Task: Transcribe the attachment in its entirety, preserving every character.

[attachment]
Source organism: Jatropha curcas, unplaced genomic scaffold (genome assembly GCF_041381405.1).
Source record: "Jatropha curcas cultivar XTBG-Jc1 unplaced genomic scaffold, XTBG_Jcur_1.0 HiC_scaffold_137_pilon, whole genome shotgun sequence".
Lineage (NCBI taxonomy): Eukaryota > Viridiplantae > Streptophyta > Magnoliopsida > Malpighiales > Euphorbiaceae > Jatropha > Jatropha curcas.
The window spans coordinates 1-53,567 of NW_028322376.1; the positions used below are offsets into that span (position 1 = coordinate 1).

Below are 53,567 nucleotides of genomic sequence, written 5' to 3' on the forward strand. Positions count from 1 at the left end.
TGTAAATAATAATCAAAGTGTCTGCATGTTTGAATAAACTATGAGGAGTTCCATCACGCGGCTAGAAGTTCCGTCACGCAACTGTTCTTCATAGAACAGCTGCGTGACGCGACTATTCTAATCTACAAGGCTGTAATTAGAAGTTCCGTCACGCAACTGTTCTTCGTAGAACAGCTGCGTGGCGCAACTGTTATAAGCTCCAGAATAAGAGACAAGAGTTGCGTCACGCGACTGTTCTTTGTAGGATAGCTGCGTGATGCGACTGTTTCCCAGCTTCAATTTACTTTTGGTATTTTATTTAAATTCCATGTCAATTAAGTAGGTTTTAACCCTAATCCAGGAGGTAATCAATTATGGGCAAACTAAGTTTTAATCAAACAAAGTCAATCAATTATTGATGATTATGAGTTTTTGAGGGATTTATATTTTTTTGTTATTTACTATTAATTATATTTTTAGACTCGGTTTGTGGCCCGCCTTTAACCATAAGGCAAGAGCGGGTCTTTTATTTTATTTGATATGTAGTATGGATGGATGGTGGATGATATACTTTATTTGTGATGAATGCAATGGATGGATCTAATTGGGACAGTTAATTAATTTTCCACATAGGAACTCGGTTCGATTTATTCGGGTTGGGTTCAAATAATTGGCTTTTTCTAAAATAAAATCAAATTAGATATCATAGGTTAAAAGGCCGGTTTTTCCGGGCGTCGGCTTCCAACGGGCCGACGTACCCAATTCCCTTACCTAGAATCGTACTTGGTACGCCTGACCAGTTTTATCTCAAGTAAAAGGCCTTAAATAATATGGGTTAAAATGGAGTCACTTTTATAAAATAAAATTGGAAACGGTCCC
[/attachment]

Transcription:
Source organism: Jatropha curcas, unplaced genomic scaffold (genome assembly GCF_041381405.1).
Source record: "Jatropha curcas cultivar XTBG-Jc1 unplaced genomic scaffold, XTBG_Jcur_1.0 HiC_scaffold_137_pilon, whole genome shotgun sequence".
Lineage (NCBI taxonomy): Eukaryota > Viridiplantae > Streptophyta > Magnoliopsida > Malpighiales > Euphorbiaceae > Jatropha > Jatropha curcas.
The window spans coordinates 1-53,567 of NW_028322376.1; the positions used below are offsets into that span (position 1 = coordinate 1).

Below are 53,567 nucleotides of genomic sequence, written 5' to 3' on the forward strand. Positions count from 1 at the left end.
TGTAAATAATAATCAAAGTGTCTGCATGTTTGAATAAACTATGAGGAGTTCCATCACGCGGCTAGAAGTTCCGTCACGCAACTGTTCTTCATAGAACAGCTGCGTGACGCGACTATTCTAATCTACAAGGCTGTAATTAGAAGTTCCGTCACGCAACTGTTCTTCGTAGAACAGCTGCGTGGCGCAACTGTTATAAGCTCCAGAATAAGAGACAAGAGTTGCGTCACGCGACTGTTCTTTGTAGGATAGCTGCGTGATGCGACTGTTTCCCAGCTTCAATTTACTTTTGGTATTTTATTTAAATTCCATGTCAATTAAGTAGGTTTTAACCCTAATCCAGGAGGTAATCAATTATGGGCAAACTAAGTTTTAATCAAACAAAGTCAATCAATTATTGATGATTATGAGTTTTTGAGGGATTTATATTTTTTTGTTATTTACTATTAATTATATTTTTAGACTCGGTTTGTGGCCCGCCTTTAACCATAAGGCAAGAGCGGGTCTTTTATTTTATTTGATATGTAGTATGGATGGATGGTGGATGATATACTTTATTTGTGATGAATGCAATGGATGGATCTAATTGGGACAGTTAATTAATTTTCCACATAGGAACTCGGTTCGATTTATTCGGGTTGGGTTCAAATAATTGGCTTTTTCTAAAATAAAATCAAATTAGATATCATAGGTTAAAAGGCCGGTTTTTCCGGGCGTCGGCTTCCAACGGGCCGACGTACCCAATTCCCTTACCTAGAATCGTACTTGGTACGCCTGACCAGTTTTATCTCAAGTAAAAGGCCTTAAATAATATGGGTTAAAATGGAGTCACTTTTATAAAATAAAATTGGAAACGGTCCC